A group of civic and political leaders, organized by D.C. Council member Vincent Gray (D), has taken most of the major offices of the Ward 7 Democrats, one of the leading Democratic clubs in the District of Columbia.
On April 22, hundreds of Ward 7 residents voted to determine the officers for the ward’s Democratic club at the Dorothy I. Height Benning Library in Northeast. The winners were Jimmie Williams for chairperson, first vice chairperson Takiyah “T.N.” Tate, second vice chairperson D.L. Humphrey, recording secretary Chantel Nesby, treasurer LaTisha Atkins, and sergeant-at-arms the Rev. Joseph Williams. Nesby garnered 93 votes to defeat Gray team candidate Ashley Emerson.
Jimmie Williams, receiving 135 votes against River Terrace activist Cinque Culver and Derek Ford, told the AFRO that he is ready to work for the residents of Ward 7. “We are excited to get things started for the ward,” Jimmie Williams said. “Ward 7 needs a strategic plan to move forward and we will work on that. We also need to improve communications as Democrats.”
Since the first Home Rule elections in 1974, Ward 7 has produced two mayors (Marion Barry and Vincent Gray), two council chairmen (Vincent Gray and Kwame Brown) and its share of D.C. Council members. The ward has the highest percentage of Blacks in the city, with 95 percent, followed closely by neighboring Ward 8 with 94 percent, according to 2010 census data.
Ward 7 has working-class neighborhoods such as Marshall Heights and Deanwood and upper-middle class enclaves such as Penn Branch and Hillcrest. Jimmie Williams is the president of Penn Branch’s civic association.
All the city’s wards have Democratic clubs and the chairperson or president of the ward club has seats on the D.C. Democratic State Committee, the District of Columbia’s arm to the Democratic National Committee. The clubs charge is to organize Democrats in the ward to have an impact in races ranging from the presidential race to the wards’ council members.
Any registered Democrat in Ward 7 was eligible to cast a ballot from 10 a.m.-12 p.m. on April 22. Members of the D.C. Democratic State Committee from outside Ward 7 tallied the results.
Gray’s team was well-organized. They had literature and t-shirts while those not on the Gray team were largely left to their own resources. Greg Rhett, a longtime Ward 7 political activist, told the AFRO that he isn’t surprised that the Gray team won almost all the offices. “They really got out there and worked,” he said. “They showed a real team effort on this.”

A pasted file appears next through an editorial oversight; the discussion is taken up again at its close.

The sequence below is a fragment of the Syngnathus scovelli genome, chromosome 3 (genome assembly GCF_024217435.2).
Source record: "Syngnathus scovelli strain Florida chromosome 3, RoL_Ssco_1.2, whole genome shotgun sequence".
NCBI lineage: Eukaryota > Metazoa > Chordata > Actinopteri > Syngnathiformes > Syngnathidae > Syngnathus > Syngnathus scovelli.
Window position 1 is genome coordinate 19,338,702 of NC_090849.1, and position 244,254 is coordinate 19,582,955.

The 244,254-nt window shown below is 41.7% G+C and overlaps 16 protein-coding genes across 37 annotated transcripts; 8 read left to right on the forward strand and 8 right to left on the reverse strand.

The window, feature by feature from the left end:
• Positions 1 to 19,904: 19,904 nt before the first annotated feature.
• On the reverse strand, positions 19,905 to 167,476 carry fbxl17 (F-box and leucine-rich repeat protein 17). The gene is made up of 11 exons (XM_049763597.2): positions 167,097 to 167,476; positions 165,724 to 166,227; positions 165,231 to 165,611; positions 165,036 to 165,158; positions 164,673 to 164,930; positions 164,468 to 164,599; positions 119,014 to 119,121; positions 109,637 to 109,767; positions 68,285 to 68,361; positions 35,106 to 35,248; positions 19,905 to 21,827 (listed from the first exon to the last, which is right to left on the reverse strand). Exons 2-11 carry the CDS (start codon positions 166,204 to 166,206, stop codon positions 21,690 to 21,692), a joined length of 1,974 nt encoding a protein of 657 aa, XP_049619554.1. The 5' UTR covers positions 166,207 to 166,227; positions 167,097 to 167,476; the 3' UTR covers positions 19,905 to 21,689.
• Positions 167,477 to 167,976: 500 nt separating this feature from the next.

However, some residents are uneasy with Gray’s influence on the race but Rhett, when told of those concerns, shrugged his shoulders. “Vincent Gray isn’t doing anything that other council members don’t do in other parts of the city,” Rhett said. “The objective is for the council member to have a strong organization in the community behind him to do what he wants and that applies to all the wards, not just Ward 7.”
One issue that came up is that none of the ballots had the corresponding secretary race on them. The race was largely between Tyrell M. Holcomb and Robert Primus.
A decision was made by Ward 7 Democrats leaders to have the corresponding secretary race contested at the May meeting. Holcomb told the AFRO that he wasn’t happy with the election process at all. “To me the process was chaotic,” Holcomb, an advisory neighborhood commissioner in the ward, said. “To have the corresponding secretary position left off the ballot completely is legally questionable and also questions the legitimacy of the process. I was told that a printing issue kept our names off the ballot.”
Gray told the AFRO he was proud that most of his slate won their offices and that the process wasn’t “packed.”
“We worked hard,” Gray, who was re-elected to the Ward 7 council position after serving as D.C. Council chairman and District mayor, said. “We organized a group of people who could work together from day one as leaders of the Ward 7 Democrats. They don’t have to get to know each other.”